However, Rabbi Gottlieb stated, many local businesses have closed during the ongoing economic crisis.  Unemployment is a very serious problem.  He tries to help people find work, he said, noting that he has developed many contacts in local government during his long tenure in the city.  He observed that some unemployed individuals are very demanding in their appraisal of job opportunities; they have unreasonable requirements that limit the likelihood of obtaining steady employment.

 

The overall economic situation is very disheartening, Rabbi Gottlieb acknowledged.  People have no faith in the future, they don't know what tomorrow will bring; even if they are successful  now, they have no confidence in the future.  They are worried about the future for their children.  Jews and non-Jews are equally concerned about such matters, stated Rabbi Gottlieb.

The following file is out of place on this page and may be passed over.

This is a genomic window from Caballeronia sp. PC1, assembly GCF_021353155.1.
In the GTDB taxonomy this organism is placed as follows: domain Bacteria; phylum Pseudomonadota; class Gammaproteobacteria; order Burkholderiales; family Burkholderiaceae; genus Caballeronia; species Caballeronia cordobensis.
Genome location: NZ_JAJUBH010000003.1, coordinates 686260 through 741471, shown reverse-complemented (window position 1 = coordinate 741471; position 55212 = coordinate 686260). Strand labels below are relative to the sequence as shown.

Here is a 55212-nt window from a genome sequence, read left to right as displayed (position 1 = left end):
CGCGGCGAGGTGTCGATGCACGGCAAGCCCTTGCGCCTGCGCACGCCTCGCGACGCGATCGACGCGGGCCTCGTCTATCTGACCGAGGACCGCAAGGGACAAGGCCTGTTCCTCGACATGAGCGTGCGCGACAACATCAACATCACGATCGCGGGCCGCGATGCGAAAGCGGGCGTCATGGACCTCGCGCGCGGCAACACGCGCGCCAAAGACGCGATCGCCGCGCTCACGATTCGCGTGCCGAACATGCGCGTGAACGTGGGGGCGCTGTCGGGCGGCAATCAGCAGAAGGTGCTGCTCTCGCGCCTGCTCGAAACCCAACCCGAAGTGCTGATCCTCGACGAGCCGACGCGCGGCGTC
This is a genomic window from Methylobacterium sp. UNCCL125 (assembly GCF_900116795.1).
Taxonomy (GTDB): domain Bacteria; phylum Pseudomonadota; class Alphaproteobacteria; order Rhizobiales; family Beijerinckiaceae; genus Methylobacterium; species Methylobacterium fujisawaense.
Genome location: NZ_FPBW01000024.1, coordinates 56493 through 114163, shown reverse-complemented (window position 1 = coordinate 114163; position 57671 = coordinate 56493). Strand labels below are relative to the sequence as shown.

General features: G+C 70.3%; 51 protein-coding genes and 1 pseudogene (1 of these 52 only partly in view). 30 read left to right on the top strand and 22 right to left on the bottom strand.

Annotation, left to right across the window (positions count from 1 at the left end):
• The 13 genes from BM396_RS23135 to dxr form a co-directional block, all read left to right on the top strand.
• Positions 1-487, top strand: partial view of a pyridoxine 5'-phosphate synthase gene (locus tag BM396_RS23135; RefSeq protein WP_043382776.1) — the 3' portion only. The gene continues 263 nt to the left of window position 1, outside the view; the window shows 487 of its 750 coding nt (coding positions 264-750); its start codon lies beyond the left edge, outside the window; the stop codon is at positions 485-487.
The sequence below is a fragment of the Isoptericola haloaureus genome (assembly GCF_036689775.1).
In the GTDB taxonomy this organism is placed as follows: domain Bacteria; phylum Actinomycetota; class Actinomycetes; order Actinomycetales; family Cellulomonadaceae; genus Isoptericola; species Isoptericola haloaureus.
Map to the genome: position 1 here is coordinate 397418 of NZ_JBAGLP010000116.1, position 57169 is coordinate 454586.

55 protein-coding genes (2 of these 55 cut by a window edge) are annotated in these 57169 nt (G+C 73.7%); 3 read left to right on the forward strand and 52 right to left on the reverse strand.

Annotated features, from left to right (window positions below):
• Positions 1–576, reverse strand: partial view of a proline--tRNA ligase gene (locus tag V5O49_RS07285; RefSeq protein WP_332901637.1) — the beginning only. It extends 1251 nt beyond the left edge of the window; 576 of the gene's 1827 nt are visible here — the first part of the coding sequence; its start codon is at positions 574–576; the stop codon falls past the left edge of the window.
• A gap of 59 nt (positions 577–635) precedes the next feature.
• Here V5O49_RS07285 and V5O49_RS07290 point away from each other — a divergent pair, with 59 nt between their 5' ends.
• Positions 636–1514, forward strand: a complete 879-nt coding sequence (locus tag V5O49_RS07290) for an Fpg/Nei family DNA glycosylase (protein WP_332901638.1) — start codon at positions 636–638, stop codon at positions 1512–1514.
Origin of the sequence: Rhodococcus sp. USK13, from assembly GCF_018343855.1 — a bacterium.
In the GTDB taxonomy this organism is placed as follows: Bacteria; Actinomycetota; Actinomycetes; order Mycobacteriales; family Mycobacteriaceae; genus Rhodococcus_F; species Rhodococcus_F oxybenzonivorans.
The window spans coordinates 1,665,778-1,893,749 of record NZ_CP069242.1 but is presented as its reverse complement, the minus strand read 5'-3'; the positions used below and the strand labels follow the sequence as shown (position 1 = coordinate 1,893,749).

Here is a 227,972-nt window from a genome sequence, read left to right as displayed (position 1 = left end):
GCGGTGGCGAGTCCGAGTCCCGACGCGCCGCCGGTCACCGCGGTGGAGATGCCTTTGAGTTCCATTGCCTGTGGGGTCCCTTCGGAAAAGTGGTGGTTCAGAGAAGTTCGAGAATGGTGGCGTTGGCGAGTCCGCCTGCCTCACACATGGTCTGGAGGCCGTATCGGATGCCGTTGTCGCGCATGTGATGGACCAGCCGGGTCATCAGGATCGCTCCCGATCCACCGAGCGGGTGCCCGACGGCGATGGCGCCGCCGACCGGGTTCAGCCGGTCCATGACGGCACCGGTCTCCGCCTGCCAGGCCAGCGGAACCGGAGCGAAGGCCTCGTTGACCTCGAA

Under these circumstances, Rabbi Gottlieb continued, aliyah to Israel has great appeal to many Jewish families.  Some excellent immigrant absorption programs encourage aliyah, he said.  As noted, some adolescents enroll in the Na'aleh program and university-age young people are enthusiastic about Jewish Agency college programs in Israel.  Even if parents are unable to leave when their children go, they often encourage their offspring to leave because they believe that their children have greater opportunities in Israel.  For a small group of local Jews, continued Rabbi Gottlieb, the main appeal of Israel is higher-quality medical care there; some such individuals have chronic health problems that cannot be addressed by local medical services.